Specific Performance May Be No Performance at All

The standard form contract used by Realtors, the FAR-8 as it is known to Realtors, does not even remotely protect the interest of a Seller, in most cases. In the event of breach, the remedies section of the form calls for the non-defaulting party to either recover the earnest money deposit, or require specific performance of the contract. An old and controlling legal maxim is that when any matter is specifically mentioned in a contract, matters not mentioned are deemed intentionally omitted and therefore unavailable. Therefore, normally a court will not grant damages to a non-breaching party in the standard FAR-8 contract, since the form expressly lists only specific performance.

There is an exception to that general rule where one party enters into the contract without a good faith intention to perform it, or breaches without a good faith effort to perform. However, that is an exception to the rule, anddoes require evidence of lack of good faith.

The problem normally caused by the standard FAR-8 contract is that it is difficult to force a Buyer to perform, because a Buyer can easily put himself in a position in which he cannot qualify for a loan, and a court cannot force a mortgage company to make a loan which it does not choose to make. In addition , a Seller often cannot wait several months for an arbitrator to decide whether or not to order specific performance, and the property must be kept off the market during the interim. The result of the standard FAR-8 form is that a Seller=s only practical remedy is to retain the earnest money deposit. The EMD may be only a fraction of the Seller=s actual losses, especially if the Seller has pulled the property from the market in expectation of closing, or has moved from a house or otherwise changed this position in reliance upon the expected closing.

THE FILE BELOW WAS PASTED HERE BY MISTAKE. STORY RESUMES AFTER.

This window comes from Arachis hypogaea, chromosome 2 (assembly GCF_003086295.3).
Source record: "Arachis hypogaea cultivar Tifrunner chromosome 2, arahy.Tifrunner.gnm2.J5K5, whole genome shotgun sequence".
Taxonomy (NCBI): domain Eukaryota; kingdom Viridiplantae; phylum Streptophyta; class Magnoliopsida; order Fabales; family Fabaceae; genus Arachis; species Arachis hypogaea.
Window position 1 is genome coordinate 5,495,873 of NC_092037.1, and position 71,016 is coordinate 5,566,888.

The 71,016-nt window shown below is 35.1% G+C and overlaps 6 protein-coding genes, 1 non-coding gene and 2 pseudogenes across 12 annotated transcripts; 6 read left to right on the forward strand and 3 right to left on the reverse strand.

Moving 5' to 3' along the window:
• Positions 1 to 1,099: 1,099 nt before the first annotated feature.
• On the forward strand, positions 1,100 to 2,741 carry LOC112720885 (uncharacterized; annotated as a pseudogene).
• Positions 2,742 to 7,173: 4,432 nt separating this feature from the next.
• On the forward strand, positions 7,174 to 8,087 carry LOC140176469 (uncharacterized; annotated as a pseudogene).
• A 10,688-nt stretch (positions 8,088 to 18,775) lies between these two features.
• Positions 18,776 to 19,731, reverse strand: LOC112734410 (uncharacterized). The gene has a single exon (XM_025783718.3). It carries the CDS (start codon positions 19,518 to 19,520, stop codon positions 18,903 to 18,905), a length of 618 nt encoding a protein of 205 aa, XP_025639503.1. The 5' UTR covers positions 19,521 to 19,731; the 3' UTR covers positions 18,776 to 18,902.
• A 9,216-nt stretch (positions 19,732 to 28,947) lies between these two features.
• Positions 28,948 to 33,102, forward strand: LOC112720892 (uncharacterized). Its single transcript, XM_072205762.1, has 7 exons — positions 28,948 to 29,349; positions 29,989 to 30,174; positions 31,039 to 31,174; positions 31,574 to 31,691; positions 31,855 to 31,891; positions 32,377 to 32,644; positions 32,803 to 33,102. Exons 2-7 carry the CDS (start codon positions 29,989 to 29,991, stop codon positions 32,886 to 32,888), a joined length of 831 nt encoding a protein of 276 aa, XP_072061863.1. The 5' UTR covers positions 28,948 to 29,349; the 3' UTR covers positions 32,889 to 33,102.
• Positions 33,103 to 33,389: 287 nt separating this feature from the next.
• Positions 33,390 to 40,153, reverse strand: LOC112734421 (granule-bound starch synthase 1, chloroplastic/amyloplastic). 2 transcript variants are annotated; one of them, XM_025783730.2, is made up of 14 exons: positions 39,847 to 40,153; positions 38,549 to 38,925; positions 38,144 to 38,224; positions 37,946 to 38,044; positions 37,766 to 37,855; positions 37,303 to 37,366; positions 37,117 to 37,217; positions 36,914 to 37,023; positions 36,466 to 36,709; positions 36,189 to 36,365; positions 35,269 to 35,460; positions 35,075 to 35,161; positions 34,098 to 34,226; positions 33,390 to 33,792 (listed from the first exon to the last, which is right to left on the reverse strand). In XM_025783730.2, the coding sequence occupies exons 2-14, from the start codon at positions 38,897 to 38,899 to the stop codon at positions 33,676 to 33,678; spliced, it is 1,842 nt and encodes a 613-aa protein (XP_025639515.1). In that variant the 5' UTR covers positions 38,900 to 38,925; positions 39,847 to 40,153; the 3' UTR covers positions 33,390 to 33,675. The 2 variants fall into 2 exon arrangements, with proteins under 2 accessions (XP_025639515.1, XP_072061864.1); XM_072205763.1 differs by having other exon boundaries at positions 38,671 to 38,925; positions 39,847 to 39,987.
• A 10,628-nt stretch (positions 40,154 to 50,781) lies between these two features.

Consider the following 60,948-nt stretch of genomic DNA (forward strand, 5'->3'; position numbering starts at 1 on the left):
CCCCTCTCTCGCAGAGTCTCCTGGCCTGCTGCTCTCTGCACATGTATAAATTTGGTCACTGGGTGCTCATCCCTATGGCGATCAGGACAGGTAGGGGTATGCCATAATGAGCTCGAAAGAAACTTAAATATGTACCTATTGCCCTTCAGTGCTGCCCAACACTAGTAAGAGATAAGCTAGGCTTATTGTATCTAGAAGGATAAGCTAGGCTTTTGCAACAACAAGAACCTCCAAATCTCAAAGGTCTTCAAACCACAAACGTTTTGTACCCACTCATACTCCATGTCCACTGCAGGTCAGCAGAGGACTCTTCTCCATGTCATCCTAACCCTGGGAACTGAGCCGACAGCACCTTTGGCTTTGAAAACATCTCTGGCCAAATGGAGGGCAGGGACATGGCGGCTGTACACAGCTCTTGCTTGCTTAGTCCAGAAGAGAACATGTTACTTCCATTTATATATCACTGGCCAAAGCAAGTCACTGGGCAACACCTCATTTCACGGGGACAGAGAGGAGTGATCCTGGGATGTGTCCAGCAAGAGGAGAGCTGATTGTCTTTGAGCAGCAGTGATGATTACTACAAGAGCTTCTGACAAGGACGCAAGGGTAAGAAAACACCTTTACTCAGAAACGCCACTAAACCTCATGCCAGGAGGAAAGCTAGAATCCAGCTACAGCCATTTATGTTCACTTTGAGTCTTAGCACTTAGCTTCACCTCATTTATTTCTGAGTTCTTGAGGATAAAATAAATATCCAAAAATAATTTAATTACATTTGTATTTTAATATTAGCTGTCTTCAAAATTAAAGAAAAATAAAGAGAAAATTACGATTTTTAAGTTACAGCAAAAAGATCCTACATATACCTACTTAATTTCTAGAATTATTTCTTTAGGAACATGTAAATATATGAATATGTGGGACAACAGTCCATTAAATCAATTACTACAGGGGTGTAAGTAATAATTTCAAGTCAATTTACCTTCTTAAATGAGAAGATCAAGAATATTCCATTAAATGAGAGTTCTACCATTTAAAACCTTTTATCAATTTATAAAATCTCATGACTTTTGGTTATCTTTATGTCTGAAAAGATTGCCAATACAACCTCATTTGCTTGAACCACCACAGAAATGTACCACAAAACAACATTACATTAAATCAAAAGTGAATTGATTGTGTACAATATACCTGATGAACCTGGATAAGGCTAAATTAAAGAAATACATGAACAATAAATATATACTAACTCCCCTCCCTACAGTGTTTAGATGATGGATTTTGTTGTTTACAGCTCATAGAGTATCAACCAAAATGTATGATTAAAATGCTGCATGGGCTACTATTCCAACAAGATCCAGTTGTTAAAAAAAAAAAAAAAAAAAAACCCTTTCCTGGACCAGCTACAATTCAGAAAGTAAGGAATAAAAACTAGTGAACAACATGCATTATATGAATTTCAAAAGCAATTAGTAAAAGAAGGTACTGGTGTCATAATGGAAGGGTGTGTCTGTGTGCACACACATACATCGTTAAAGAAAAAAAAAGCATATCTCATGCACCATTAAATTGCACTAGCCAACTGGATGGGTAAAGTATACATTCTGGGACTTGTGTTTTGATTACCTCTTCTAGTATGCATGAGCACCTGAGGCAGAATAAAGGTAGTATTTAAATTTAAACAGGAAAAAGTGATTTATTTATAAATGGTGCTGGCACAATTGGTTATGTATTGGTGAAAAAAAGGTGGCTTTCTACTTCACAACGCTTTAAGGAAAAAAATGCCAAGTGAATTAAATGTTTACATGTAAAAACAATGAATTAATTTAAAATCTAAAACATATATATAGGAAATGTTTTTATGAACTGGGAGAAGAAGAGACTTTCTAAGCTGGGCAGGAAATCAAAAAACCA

Realtors often consider themselves to be transaction brokers, therefore neither party is their client, and that therefore they owe no fiduciary duty to anyone in the transaction. The theory, therefore, is that Realtors owe no legal duty to advise the Seller that the remedy in the contract offers him no protection. Even if that is true, and I have seen recent lawsuits that may put a different light on that issue, a listing agent who permits a Seller to sign such a contract will lose the confidence of his client if the deal does not close, and, because of this poor contract, the Seller has no remedy.

Since an amendment at the time the contract is made would call attention to the remedies section of the contract at the very time Realtors are interested in putting the deal together, most Realtors don't want an amendment to be attached to the offer that adds to the remedies for breach. Therefore, I think the form should be changed without delay. Until the form is changed, I don't recommend any Seller to sign the standard FAR form without an amendment providing for the availability of damages as an additional remedy.